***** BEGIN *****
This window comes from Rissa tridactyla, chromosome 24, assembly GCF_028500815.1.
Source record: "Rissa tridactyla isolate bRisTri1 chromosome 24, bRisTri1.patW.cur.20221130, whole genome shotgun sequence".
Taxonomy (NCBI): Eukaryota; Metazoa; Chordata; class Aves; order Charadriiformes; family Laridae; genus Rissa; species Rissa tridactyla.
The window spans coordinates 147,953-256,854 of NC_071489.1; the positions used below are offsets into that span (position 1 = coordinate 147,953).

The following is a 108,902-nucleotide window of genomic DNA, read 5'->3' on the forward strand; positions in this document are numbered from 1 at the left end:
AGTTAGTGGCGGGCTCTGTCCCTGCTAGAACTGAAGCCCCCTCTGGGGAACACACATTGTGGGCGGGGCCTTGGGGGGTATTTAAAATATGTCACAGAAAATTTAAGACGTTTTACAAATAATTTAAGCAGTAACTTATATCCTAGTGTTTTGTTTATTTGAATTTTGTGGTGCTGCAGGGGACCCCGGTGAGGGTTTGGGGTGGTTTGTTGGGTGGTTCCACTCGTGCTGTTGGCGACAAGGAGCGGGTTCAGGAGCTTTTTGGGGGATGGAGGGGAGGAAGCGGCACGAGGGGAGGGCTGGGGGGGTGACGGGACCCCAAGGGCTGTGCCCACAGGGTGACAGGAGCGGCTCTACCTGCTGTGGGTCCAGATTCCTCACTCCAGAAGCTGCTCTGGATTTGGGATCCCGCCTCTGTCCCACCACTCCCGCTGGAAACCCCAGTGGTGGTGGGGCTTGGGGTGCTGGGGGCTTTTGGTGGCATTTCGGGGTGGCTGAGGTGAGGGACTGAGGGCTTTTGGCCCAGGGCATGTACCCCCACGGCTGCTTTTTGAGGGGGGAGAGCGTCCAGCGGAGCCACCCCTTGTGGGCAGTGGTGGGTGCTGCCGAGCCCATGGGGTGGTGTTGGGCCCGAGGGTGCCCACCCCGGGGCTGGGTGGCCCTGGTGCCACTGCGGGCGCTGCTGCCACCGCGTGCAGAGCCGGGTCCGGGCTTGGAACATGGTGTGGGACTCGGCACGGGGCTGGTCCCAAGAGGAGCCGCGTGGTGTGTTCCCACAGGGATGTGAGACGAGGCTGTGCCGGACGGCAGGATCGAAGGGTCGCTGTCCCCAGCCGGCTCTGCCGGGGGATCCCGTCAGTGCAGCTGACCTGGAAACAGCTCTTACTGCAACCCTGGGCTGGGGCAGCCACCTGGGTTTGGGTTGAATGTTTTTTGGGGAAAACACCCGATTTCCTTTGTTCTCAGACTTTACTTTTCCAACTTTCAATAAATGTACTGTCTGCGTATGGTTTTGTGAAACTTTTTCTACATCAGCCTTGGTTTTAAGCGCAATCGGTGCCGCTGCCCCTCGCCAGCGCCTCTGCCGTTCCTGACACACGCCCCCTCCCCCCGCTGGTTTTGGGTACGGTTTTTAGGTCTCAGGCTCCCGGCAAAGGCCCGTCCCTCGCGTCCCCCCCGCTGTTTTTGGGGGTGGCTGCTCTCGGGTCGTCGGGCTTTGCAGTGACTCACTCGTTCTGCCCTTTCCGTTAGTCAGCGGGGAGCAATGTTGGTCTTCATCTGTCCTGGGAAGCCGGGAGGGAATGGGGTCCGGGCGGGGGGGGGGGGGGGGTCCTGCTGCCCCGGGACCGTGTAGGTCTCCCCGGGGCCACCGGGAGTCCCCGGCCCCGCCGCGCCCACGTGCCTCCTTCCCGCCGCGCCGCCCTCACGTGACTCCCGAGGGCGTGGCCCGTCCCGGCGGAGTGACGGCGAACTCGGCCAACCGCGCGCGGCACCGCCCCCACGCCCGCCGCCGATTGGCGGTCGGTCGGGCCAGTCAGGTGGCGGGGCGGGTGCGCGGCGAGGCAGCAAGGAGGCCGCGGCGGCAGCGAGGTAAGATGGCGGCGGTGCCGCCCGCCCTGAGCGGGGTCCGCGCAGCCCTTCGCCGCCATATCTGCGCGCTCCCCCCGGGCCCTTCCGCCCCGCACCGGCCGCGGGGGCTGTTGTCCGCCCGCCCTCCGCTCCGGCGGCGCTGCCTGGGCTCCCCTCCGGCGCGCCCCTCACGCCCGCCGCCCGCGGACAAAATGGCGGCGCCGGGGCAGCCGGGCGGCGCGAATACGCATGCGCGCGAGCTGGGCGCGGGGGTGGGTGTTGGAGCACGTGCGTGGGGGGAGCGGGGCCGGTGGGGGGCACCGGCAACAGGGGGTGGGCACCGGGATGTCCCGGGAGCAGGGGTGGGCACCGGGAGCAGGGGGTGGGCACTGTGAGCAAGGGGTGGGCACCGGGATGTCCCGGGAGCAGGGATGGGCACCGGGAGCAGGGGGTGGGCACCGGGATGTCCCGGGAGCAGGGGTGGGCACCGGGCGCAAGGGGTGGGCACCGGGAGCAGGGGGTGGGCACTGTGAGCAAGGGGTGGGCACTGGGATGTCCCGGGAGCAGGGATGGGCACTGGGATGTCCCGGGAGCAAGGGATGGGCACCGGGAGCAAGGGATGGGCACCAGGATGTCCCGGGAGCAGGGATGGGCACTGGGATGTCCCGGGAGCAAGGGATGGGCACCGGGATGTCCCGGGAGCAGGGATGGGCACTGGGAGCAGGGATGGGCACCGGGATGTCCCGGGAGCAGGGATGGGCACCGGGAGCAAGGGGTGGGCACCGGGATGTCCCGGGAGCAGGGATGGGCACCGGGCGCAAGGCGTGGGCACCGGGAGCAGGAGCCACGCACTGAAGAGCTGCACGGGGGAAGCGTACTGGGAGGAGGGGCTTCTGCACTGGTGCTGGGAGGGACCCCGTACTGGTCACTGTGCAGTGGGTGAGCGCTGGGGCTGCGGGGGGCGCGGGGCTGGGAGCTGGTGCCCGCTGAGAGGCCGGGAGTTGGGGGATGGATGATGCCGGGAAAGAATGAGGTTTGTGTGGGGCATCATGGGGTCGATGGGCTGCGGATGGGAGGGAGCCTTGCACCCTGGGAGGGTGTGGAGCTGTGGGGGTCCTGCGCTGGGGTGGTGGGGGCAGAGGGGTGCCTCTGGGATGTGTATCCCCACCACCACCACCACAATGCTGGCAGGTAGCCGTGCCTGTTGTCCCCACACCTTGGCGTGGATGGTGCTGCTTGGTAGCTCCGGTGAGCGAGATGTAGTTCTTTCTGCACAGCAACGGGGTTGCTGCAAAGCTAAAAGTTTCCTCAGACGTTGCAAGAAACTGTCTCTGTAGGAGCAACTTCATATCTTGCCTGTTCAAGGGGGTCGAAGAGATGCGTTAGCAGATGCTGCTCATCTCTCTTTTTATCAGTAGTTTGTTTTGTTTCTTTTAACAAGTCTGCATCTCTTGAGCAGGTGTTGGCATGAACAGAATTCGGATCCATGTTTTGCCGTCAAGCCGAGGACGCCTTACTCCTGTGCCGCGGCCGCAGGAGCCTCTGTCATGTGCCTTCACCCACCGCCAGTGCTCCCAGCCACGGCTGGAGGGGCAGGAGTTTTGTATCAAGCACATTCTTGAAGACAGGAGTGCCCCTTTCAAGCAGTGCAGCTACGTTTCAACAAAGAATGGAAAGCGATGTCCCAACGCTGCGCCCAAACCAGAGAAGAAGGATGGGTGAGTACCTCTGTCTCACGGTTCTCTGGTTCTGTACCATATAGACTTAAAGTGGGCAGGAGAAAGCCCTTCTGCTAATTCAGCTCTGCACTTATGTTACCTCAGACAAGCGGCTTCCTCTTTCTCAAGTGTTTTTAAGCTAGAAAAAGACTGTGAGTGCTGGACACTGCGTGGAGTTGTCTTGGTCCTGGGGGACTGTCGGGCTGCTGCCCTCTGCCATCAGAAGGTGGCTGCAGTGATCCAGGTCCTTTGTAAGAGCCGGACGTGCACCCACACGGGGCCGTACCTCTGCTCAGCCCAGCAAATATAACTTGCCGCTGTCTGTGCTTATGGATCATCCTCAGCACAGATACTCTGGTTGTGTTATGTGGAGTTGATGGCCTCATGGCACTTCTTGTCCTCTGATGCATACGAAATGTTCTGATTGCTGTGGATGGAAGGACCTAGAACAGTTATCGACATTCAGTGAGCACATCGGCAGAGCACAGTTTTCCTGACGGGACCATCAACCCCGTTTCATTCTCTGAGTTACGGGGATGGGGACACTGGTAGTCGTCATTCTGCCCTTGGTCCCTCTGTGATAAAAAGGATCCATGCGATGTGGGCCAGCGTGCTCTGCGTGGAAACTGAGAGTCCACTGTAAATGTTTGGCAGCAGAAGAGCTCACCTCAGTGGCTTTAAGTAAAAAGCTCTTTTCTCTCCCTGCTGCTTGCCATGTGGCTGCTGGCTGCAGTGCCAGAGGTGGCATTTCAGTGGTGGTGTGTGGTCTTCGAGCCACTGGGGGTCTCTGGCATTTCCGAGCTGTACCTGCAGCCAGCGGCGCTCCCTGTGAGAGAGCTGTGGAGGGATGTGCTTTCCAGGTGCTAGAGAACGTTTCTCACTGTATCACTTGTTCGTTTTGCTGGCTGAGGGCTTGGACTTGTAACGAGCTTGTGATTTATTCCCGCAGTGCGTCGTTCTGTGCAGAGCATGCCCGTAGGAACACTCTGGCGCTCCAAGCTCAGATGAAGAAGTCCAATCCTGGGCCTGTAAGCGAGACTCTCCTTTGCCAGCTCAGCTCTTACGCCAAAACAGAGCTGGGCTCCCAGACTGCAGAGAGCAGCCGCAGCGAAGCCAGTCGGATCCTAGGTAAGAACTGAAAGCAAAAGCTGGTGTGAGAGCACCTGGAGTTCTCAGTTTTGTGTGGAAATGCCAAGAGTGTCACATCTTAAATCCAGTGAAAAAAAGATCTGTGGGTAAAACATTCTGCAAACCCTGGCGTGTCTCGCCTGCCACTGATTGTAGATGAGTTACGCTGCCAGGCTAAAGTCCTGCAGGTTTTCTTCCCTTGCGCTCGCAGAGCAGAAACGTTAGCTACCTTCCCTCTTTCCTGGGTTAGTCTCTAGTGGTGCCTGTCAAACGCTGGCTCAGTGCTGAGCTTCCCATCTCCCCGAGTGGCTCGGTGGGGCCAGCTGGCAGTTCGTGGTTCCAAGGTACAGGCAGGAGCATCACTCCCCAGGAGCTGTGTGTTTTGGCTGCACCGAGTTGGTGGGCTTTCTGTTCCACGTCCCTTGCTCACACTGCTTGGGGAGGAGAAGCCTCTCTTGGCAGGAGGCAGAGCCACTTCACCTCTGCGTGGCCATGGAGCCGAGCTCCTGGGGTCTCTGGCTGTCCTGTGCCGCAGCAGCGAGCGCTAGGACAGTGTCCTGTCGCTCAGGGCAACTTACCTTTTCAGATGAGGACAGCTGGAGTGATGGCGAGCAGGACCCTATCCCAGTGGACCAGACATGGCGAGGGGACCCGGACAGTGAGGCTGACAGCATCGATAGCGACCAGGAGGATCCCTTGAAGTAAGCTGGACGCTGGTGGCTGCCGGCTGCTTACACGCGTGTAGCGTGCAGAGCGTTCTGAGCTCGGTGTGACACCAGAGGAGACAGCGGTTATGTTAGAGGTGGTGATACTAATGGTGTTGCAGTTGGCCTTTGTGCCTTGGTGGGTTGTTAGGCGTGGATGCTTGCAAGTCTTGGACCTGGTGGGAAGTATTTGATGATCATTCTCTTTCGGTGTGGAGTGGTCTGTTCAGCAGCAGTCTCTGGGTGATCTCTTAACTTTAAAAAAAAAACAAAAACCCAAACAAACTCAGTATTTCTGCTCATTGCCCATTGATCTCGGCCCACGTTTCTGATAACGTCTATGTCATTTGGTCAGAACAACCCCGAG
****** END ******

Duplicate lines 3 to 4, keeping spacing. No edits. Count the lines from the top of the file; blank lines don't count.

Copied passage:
Taxonomy (NCBI): Eukaryota; Metazoa; Chordata; class Aves; order Charadriiformes; family Laridae; genus Rissa; species Rissa tridactyla.
The window spans coordinates 147,953-256,854 of NC_071489.1; the positions used below are offsets into that span (position 1 = coordinate 147,953).